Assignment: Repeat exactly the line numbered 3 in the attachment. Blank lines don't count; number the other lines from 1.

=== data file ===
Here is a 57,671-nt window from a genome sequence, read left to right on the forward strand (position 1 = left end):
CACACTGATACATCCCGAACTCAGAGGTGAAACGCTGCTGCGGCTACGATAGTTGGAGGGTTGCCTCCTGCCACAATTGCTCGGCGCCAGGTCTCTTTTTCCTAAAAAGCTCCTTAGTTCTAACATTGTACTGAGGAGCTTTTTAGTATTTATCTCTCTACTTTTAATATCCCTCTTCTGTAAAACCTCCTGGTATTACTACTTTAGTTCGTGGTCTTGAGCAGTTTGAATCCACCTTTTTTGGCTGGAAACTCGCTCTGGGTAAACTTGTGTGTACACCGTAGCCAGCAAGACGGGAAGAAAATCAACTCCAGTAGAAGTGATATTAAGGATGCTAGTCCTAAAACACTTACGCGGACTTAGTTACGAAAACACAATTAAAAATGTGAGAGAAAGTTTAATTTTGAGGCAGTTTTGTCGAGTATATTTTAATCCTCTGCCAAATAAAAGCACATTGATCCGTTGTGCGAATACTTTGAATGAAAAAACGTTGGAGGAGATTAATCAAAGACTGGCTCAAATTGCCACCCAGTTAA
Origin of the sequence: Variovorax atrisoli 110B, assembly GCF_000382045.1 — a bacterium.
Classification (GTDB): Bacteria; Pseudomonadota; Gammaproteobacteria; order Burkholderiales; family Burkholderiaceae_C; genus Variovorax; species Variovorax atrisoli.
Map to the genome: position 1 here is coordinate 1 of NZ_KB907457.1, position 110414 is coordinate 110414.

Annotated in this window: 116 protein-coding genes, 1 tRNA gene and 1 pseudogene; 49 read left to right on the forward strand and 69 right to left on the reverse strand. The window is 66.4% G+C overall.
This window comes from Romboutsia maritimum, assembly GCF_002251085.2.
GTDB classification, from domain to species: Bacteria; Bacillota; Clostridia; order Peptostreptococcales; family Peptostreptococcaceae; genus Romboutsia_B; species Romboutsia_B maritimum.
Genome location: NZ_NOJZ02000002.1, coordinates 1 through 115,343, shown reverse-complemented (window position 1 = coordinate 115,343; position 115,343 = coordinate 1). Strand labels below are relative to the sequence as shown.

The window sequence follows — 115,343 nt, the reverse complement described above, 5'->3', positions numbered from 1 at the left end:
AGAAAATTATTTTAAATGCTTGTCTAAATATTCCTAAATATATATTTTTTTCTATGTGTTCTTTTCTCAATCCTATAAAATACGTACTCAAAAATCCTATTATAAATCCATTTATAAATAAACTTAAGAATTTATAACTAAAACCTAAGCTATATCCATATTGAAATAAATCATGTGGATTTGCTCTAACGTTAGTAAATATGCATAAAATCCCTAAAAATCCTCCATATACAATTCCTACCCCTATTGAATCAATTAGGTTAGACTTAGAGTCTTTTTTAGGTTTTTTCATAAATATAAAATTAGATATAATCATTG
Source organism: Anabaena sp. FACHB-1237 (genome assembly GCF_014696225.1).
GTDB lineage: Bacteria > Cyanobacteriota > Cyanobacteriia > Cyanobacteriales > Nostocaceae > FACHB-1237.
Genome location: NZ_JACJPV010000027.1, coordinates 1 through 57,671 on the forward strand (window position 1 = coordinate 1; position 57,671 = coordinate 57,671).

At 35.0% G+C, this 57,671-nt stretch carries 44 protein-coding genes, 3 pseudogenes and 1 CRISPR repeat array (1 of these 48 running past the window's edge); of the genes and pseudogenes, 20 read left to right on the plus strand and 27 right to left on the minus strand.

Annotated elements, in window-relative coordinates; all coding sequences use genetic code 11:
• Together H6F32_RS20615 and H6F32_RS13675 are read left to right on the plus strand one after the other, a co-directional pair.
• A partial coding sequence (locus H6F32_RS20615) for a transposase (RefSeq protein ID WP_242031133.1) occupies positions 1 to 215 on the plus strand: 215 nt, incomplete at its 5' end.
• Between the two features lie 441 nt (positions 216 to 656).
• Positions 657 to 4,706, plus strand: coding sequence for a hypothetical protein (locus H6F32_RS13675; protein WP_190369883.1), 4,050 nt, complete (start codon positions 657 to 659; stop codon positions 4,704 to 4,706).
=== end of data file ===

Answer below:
Origin of the sequence: Variovorax atrisoli 110B, assembly GCF_000382045.1 — a bacterium.